WASHINGTON - A government program that brings extra scrutiny to poorly performing nursing homes leaves out hundreds of troubled facilities, investigators report.
The Centers for Medicare and Medicaid Services identifies up to 136 nursing homes as “special focus facilities’’ subject to more frequent inspections because of their living conditions. In every state except for Alaska, there are one to six such facilities. But investigators said four times as many homes, or 580, could be considered among the nation’s worst.
The report from the Government Accountability Office does not identify the homes.
The chairman of the Senate Aging Committee said it indicated to him that the special focus is too limited. At the least, Senator Herb Kohl, Democrat from Wisconsin, wants more explicit warnings about nursing homes.
“If far more than 136 nursing homes boast the bleakest conditions, then perhaps we should consider expanding’’ the program, said Kohl, who requested the study with Senator Charles Grassley, Republican from Iowa.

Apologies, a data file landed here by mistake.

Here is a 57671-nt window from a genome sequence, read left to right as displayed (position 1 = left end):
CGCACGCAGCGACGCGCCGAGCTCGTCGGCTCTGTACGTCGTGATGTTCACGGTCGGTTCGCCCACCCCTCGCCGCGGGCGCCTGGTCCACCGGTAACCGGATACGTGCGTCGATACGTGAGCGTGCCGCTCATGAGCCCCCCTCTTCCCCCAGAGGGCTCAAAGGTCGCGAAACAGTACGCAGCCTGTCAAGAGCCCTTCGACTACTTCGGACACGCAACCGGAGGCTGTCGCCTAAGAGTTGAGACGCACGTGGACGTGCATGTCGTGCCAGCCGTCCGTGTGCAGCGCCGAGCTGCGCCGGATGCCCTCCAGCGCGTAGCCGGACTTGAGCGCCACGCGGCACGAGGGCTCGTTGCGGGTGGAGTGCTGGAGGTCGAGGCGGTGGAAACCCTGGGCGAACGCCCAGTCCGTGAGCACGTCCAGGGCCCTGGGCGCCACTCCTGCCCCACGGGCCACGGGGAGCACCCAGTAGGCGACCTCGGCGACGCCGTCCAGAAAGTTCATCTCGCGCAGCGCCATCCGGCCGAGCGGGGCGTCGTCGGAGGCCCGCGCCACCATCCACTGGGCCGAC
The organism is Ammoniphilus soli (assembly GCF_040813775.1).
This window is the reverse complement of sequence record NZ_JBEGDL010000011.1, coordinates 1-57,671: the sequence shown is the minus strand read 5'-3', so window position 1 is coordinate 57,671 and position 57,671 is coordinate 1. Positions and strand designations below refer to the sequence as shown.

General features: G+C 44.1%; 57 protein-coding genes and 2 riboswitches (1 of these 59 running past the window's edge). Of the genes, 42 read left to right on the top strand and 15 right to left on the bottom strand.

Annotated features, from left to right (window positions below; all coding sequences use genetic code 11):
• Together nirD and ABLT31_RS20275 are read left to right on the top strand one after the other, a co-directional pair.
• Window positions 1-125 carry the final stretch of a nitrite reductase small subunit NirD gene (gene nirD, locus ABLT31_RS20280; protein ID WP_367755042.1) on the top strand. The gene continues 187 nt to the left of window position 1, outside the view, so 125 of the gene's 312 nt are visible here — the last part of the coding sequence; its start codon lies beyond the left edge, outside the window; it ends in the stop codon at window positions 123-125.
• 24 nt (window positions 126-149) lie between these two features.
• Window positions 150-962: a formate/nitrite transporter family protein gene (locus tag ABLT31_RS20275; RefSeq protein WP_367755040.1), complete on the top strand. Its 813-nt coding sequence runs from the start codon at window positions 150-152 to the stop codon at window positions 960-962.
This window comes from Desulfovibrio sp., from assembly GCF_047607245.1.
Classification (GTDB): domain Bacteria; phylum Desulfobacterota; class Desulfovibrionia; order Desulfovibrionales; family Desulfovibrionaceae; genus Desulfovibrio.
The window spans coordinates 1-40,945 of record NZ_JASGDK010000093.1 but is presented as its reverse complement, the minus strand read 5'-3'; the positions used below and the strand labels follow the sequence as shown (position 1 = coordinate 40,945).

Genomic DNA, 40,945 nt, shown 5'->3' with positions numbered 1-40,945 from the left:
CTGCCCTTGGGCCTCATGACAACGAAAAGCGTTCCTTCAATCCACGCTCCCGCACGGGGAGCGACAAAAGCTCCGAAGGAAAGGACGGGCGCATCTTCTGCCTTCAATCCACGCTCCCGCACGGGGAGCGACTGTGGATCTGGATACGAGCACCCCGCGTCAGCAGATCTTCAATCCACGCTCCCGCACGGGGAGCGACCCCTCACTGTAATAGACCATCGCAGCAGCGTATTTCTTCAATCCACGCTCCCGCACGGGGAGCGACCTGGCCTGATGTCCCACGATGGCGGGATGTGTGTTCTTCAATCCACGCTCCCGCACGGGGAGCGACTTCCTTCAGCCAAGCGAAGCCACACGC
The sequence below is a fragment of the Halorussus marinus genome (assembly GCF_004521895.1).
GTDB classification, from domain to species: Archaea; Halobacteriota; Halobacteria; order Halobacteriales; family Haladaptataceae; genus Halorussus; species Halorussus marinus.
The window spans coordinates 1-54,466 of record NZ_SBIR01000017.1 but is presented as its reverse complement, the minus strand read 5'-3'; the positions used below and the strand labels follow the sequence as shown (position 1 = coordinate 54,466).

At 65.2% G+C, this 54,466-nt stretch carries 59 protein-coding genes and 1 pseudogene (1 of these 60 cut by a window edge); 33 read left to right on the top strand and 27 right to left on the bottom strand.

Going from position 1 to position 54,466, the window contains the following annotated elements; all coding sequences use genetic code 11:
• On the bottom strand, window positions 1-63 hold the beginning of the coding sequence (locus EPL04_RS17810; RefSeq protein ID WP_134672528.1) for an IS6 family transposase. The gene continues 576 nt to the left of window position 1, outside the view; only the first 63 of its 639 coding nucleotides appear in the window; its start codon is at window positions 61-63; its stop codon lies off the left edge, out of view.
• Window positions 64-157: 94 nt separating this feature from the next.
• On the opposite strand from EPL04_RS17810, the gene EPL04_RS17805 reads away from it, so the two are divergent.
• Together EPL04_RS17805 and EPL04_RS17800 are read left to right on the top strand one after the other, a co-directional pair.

The GAO said it made just that recommendation two years ago. Federal officials agreed with the concept, but said they didn’t have the resources to do so.
The report being released today also suggests adjusting the methods used to identify the worst performing nursing homes. The homes now under special attention are the worst performing in their state. But not all states are created equal when it comes to nursing home quality. Comparing the homes nationally would ensure that scarce resources go to inspecting the nursing homes that truly need the most attention, according to the report.
CMS officials told the GAO they disagreed with relying solely on a national comparison. The agency said it would consider an approach that allows for a national comparison to have more weight.